In another crossover between the tech and media landscape, Laurene Powell Jobs — widow of Apple co-founder Steve Jobs — has taken a controlling interest in The Atlantic, Atlantic Media Group chairman and owner David G. Bradley announced on Friday.
The Emerson Collective, an organization focused on “education, immigration reform, the environment, and other social justice initiatives,” and spearheaded by Powell Jobs, will take the helm of the popular publication. With the majority stake, Emerson Collective adds another media outlet to its arsenal, as it’s already invested in Anonymous Content — Steve Golin’s production company behind “The Revenant” and “Spotlight” — and The California Sunday Magazine. A graduate of Penn and Stanford Business School, Powell Jobs was also an investor and board member of Ozy.com, an online news site.
There is also a deeper connection between The Atlantic and Powell Jobs beyond the similarities in politics; the magazine shared: “Powell Jobs noted that Ralph Waldo Emerson, a co-founder of The Atlantic, inspired the name and the mission of her organization.”
Powell Jobs credited The Atlantic for its efforts to “bring about equality for all people; to illuminate and defend the American idea; to celebrate American culture and literature; and to cover our marvelous, and sometimes messy, democratic experiment.”
The buyout will not impact Atlantic Media Group’s other properties, including Quartz, Government Executive and National Journal. They’ll continue to be owned by Bradley, a veteran of the publishing business. He’s owned The Atlantic for 18 years, turning the magazine’s finances around and adding to its staff along the way. Bradley — much like his flagship magazine — is well-known for his ability to see the point-of-view of the right and the left, and has contributed to politicians like Hillary Clinton, Mitt Romney, and Barack Obama.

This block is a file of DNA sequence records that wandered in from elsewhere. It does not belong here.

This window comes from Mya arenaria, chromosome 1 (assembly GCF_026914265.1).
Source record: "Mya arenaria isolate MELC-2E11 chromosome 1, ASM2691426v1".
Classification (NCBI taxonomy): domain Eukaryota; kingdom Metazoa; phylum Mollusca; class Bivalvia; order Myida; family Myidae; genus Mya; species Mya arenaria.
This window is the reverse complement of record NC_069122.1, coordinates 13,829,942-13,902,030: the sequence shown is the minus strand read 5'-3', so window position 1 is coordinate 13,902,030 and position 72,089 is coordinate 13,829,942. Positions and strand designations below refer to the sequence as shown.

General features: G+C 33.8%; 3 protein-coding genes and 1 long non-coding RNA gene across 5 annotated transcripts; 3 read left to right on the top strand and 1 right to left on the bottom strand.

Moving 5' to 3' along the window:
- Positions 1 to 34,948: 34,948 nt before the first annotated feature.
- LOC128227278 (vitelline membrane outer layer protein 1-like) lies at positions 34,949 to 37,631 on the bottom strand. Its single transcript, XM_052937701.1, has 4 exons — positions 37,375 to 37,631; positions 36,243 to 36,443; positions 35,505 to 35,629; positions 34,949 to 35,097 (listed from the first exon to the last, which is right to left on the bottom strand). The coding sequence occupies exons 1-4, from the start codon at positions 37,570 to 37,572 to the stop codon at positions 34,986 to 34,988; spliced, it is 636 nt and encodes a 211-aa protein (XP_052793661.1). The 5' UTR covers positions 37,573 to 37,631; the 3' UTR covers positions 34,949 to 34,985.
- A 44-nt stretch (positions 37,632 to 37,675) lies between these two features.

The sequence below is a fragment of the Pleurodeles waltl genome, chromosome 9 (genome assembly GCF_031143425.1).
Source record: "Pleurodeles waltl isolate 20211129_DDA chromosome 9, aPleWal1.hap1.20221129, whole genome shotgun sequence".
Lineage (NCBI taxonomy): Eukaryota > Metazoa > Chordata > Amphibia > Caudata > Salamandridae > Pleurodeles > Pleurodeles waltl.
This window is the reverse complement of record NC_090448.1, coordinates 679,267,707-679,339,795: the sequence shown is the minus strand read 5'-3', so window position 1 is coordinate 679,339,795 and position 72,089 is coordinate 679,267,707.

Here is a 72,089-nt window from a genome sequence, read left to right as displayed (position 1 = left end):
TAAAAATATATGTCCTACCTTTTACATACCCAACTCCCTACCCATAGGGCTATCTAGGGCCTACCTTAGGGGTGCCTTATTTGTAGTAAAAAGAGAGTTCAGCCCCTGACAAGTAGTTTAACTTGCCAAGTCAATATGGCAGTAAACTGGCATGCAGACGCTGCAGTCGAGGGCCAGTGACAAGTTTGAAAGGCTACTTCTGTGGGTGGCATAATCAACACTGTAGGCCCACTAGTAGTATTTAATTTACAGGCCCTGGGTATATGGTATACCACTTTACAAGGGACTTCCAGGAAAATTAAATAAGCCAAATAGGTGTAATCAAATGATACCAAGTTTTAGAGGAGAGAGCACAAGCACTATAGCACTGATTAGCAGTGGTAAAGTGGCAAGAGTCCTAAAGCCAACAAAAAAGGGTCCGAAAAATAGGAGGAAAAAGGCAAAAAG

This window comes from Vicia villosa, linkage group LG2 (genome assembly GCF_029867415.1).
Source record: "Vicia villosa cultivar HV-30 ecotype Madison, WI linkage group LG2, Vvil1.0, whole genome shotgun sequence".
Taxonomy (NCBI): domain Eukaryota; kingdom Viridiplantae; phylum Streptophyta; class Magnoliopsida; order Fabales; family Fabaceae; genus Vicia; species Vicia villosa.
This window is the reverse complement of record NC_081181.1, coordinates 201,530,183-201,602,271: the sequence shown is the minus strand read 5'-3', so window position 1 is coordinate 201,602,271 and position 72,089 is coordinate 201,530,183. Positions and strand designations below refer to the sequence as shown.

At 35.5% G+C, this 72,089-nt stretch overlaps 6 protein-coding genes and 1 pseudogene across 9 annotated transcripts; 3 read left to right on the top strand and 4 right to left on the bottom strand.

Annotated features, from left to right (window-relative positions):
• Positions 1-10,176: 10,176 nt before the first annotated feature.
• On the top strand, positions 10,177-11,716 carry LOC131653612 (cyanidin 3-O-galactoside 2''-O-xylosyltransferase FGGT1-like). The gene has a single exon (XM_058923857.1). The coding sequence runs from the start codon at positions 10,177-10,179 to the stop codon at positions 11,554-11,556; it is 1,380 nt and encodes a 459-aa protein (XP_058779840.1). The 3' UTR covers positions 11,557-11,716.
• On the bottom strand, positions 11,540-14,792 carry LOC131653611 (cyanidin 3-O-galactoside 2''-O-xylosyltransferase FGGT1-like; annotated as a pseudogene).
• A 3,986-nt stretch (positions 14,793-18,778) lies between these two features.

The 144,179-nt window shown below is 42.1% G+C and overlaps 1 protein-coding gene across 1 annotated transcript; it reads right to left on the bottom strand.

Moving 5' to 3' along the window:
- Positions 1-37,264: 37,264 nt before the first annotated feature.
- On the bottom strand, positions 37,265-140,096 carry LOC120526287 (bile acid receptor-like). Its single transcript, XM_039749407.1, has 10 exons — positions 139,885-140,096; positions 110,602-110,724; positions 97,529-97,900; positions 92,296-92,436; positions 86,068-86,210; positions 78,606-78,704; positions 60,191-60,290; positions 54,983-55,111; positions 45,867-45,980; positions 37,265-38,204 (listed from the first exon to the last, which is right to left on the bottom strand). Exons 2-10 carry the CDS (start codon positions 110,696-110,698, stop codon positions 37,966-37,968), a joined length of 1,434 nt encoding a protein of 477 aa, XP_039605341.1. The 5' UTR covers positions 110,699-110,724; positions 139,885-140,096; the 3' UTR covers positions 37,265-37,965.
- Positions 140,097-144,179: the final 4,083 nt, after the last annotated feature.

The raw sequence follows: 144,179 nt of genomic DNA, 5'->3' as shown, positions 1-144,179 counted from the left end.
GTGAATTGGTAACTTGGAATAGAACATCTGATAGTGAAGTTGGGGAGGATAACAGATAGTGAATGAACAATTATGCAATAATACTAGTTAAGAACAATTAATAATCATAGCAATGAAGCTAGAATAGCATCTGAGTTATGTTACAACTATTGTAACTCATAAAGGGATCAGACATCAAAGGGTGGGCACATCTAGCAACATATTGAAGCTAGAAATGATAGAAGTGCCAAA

If you’re keeping track, that’s the third major tech-media combo in the last few years. Amazon CEO Jeff Bezos plopped down $250 million for the Washington Post in 2013, and Facebook co-founder Chris Hughes purchased a controlling stake in the New Republic the year before.
But The Atlantic’s announcement made clear the sale had nothing to do with its ability to turn a profit, saying it was “not ailing” like the Washington Post and New Republic (ouch).
Founded in 1857, The Atlantic was based in Boston for a number of years before switching its headquarters to Washington, DC in 2006. Bradley bought the centrist outlet in 1999 for $10 million.
The terms of the purchase were not disclosed by The Atlantic or Emerson Collective.